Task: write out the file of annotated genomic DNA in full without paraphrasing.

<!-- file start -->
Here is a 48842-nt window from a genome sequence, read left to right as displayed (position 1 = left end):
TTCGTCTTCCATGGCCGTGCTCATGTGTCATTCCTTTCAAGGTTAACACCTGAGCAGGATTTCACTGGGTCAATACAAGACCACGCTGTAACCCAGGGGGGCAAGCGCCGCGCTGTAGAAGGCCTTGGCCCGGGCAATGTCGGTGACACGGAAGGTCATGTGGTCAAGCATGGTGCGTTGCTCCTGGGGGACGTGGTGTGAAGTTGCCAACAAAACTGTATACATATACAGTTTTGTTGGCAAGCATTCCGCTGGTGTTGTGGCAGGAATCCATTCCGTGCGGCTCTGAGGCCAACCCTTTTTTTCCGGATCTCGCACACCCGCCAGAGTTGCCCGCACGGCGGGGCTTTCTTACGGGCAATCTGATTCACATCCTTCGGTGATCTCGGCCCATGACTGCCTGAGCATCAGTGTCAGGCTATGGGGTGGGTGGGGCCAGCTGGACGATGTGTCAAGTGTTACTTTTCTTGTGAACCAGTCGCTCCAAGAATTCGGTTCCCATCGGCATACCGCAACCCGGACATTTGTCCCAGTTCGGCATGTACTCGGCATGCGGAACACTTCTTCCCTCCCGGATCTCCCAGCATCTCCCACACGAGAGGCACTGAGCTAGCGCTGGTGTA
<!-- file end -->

Here is a 48842-nt window from a genome sequence, read left to right as displayed (position 1 = left end):
TTCGTCTTCCATGGCCGTGCTCATGTGTCATTCCTTTCAAGGTTAACACCTGAGCAGGATTTCACTGGGTCAATACAAGACCACGCTGTAACCCAGGGGGGCAAGCGCCGCGCTGTAGAAGGCCTTGGCCCGGGCAATGTCGGTGACACGGAAGGTCATGTGGTCAAGCATGGTGCGTTGCTCCTGGGGGACGTGGTGTGAAGTTGCCAACAAAACTGTATACATATACAGTTTTGTTGGCAAGCATTCCGCTGGTGTTGTGGCAGGAATCCATTCCGTGCGGCTCTGAGGCCAACCCTTTTTTTCCGGATCTCGCACACCCGCCAGAGTTGCCCGCACGGCGGGGCTTTCTTACGGGCAATCTGATTCACATCCTTCGGTGATCTCGGCCCATGACTGCCTGAGCATCAGTGTCAGGCTATGGGGTGGGTGGGGCCAGCTGGACGATGTGTCAAGTGTTACTTTTCTTGTGAACCAGTCGCTCCAAGAATTCGGTTCCCATCGGCATACCGCAACCCGGACATTTGTCCCAGTTCGGCATGTACTCGGCATGCGGAACACTTCTTCCCTCCCGGATCTCCCAGCATCTCCCACACGAGAGGCACTGAGCTAGCGCTGGTGTA